You were wrong, but you raised your hand and you put yourself out there. That was gold. That was gold. As I began to look at people a little bit more and value them, I could see man, look at that teacher, look at what she has. Look at the way she worked for those students in that culture that’s in that classroom. It is amazing. So you should market that. If there are after school classes in our district, we are in a gigantic district, you’ll have to apply and teach a class and culture in the classroom. Begin to call for them to recognize that and call it out. I’m not doing everything, they’re doing, I used to tell them, Hey, maybe when you teach class at eight, jump on top of, on top of the desk will you, like let it out.

Fran (09:52):

I mean, I give you permission, I’m calling out to you and then they’re going to give their students permission, call it out of them. And it gets a snowball effect. It begins to build a culture in a place and then school gets exciting. It’s a place you want to be. Oh my gosh, I could go on forever about that topic. But that recognition of what is within people. Thoreau says, most men live lives of quiet desperation and they go to the grave with their song still in them. Like they never, what was in there never came out like, Oh, that is just sad. Now that is sad. We do have a limited amount of time and when time passes the opportunities pass and there’s wild opportunity before us yet. But there are going to be times when it’s over and you have regret. Regret is tough to deal with, but we got time before us yet. So let’s move, let’s get it out.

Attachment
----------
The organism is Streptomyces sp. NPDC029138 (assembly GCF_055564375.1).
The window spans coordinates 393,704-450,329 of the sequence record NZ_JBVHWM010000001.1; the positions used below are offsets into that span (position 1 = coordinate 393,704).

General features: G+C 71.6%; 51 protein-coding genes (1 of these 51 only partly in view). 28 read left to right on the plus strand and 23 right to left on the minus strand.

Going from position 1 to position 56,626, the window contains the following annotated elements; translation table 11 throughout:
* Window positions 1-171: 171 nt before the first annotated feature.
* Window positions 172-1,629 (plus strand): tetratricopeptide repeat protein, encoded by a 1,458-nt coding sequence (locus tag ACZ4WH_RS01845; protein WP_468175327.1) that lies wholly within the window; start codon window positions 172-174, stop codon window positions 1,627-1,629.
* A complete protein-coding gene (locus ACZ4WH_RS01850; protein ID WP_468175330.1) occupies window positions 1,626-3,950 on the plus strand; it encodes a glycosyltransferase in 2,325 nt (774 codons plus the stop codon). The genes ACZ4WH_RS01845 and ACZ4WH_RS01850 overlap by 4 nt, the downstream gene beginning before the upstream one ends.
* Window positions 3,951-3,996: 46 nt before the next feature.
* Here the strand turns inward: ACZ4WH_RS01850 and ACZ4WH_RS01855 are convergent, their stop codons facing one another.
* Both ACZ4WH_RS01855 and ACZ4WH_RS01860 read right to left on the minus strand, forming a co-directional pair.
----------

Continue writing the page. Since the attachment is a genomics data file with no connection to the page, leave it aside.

Daniel (10:45):

Yeah. It makes me well back to the type of cultural organization you’re kind of wanting to create. Now that we’re talking about the finite amount of time we have in regret, the opposite side is all the opportunity you have right now. And what is most important to you? What is the ripple effect that you want to start right. By throwing that pebble into the water and seizing the opportunity and it comes to just what’s within your control. You could get so bogged down. So like all these things that are frustrating and the ills of the world and society, and just throw up your hands and say, I’ve had it right. Or you could say, that may be true, but right here, right now I have the opportunity to do something special and I’m going to give it my best.

Daniel (11:33):

I think that’s part of the message you put out there. That’s something that you inspire me all the time. I know the Ruckus Maker that’s listening to this podcast is getting fired up. You said school could be an exciting place. Right? We don’t hear that enough. There’s there’s too many educators that go to school and the soul has been sucked out of them. Right. But school can be an exciting place. So let’s change gears a little bit because it’s building on the topic of calling forth the greatness in others, but then you took it from just your local school to district-wide right. And you were inspiring and empowering educators across the district. Tell us that story.

Fran (12:20):